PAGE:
How to Celebrate Thanksgiving in China

While I’m used to not going home for Thanksgiving (DC to Seattle is a long and expensive plane ride for just a few days), there’s something about being in China for Thanksgiving that makes you miss home. Almost everyone in China has heard of Thanksgiving, or Gananjie as they call it in Chinese, but most people don’t know anything about it besides “Turkey!!!”. As the seasons started to change, I suddenly wished for all of the fall things I took for granted back home. I wanted to import evergreen and pumpkin spice candles, I wanted to eat and drink pumpkin everything, and above all, I wanted an oven.

DSC_0016I never realized how many Thanksgiving foods are made with an oven until I moved to a country that doesn’t use them. If you think of a typical Thanksgiving meal, literally everything is made with an oven except maybe mashed potatoes and canned cranberry sauce. Above all, I just really wanted to make some pumpkin pie, but with no pureed pumpkin, evaporated milk, nutmeg and ovens, it’s basically impossible. So how should a foreigner celebrate Thanksgiving in China? Go to Shanghai of course!


After teaching all of my classes about Thanksgiving for a week straight, I headed out early Friday morning to catch a train to Shanghai. After a quick two-hour train, we arrived in Shanghai and took the subway to our hostel near East Nanjing street, a huge shopping area. There were 12 of us, staying at two hostels near each other. I had a very cozy three-person room with two of the other teachers. I was shocked that the hostel provided towels and had mattresses!!! I was also impressed by the hot showers with decent water pressure. After staying in hostels in Western China, I forgot what it was like to stay at a cheap hostel on the East Coast! For only $17 a night I was in heaven.


DSC_0091Wandering around East Nanjing street made me realize how rough I have it in the middle of nowhere. While I like my school and my apartment (for the most part), I miss living in the city and being able to walk or take the subway wherever I want to go, I miss being able to meet new people and make plans last-minute because I don’t have to worry about bus schedules or shelling out $10 USD for a taxi one way. Above all, I miss having friends to hang out with and talk to every day.


Overall, Shanghai was great. A group of us went out for real Mexican food the first night which was AMAZING. We split a huge plate of Nachos and I had a plate of spicy pork soft tacos with a towering margarita. On Saturday we went to a Buddhist temple famous for its large jade Buddha. While I’m a little “templed out” after Tibet, the jade Buddha was pretty impressive. The temple was also having a celebration for the temple donors, which we got to see. There was a large procession of all of the temple staff in yellow, followed by the donors in black. We stayed for about a half an hour, but eventually left when we realized the celebration would last another four hours.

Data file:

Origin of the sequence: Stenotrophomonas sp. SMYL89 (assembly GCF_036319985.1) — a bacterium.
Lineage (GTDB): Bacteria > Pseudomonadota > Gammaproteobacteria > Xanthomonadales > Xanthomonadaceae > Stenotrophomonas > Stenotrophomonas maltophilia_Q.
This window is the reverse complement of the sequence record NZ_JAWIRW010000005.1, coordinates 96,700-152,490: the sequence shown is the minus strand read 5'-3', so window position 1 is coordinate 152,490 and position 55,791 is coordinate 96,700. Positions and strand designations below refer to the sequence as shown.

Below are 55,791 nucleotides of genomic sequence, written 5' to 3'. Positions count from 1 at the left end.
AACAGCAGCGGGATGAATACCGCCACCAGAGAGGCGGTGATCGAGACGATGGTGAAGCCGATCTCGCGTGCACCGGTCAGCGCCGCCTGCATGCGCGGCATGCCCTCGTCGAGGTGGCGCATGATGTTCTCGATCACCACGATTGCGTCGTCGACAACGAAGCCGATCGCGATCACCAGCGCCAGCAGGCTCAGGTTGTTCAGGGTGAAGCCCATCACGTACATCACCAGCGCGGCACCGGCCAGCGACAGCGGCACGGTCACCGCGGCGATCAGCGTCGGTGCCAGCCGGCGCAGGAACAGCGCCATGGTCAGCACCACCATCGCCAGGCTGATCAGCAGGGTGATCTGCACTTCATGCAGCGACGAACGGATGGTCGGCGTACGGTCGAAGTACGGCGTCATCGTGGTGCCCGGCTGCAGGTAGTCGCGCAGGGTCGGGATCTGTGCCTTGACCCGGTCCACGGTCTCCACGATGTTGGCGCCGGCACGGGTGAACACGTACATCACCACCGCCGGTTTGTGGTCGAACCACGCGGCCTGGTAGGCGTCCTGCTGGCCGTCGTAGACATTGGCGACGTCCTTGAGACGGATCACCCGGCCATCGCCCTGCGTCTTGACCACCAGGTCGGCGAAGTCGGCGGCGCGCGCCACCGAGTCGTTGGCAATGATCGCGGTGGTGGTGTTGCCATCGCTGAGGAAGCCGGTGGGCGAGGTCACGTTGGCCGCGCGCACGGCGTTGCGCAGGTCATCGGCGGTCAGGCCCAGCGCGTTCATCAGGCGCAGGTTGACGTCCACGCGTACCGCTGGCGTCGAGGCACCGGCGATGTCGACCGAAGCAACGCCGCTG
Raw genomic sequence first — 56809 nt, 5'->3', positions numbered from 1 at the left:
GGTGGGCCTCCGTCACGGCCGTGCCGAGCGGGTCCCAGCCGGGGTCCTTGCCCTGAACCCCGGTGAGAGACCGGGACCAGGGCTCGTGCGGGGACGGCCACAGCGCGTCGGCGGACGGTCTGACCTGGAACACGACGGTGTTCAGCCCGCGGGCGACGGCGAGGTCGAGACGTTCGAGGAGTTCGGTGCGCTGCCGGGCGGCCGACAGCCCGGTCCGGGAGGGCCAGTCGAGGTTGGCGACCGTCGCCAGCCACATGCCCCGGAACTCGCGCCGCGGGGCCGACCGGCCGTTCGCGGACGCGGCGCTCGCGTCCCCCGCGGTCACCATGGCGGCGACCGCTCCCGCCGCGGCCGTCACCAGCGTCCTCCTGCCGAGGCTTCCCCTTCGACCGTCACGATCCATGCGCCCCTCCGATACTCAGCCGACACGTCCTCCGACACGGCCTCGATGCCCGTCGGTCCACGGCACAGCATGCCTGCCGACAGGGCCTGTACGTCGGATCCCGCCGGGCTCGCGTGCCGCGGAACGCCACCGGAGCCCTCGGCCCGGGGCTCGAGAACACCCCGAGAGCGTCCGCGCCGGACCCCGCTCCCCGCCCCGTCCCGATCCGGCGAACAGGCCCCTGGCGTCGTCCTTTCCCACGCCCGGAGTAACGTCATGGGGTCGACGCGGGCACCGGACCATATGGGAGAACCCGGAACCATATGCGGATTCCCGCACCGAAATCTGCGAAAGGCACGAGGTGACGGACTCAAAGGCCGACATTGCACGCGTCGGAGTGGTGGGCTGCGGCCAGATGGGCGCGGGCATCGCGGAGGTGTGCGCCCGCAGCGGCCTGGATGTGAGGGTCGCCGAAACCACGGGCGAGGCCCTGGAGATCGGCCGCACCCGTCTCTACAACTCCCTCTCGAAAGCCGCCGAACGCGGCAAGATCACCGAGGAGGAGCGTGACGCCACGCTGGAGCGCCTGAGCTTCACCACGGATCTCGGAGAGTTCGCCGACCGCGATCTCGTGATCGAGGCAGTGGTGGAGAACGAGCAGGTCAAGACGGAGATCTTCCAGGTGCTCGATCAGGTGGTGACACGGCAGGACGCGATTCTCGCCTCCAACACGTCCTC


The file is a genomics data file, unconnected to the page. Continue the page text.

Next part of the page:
Saturday night, the group of us all went out to STUBBS BBQ, a Texas BBQ restaurant from Austin. I ended up getting the “Thanksgiving Dinner” plate that came with Turkey, mashed potatoes, sweet potatoes and stuffing, complete with a glass of wine and pecan pie! Others opted for staples like bacon mac and cheese or pulled pork sandwiches. Overall, it was great to have some comfort food right around Thanksgiving.


That night we went to Perrys, a Western bar with great drink specials, where we ran into a few other AYC teachers who were also visiting Shanghai for the weekend. They took us to an amazing club that played a lot of great music, and the group of us had a really fun night.

IMG_4816On the last day, most of the group opted to leave pretty early, but I wanted to milk my time in Shanghai so I decided to stay until the afternoon. A few people were taking a later train home, so we went to the Yu Yuan gardens together. While I had already been to the gardens in the summer, it was nice to see them in the fall, with the trees changing colors. It was also much less crowded. While we were in the gardens, we were invited to a free tea tasting (with the hope that you’ll buy some of the tea afterwards). We all sat huddled around a large oak table, tasting different teas, which I might have bought had I not been short on money.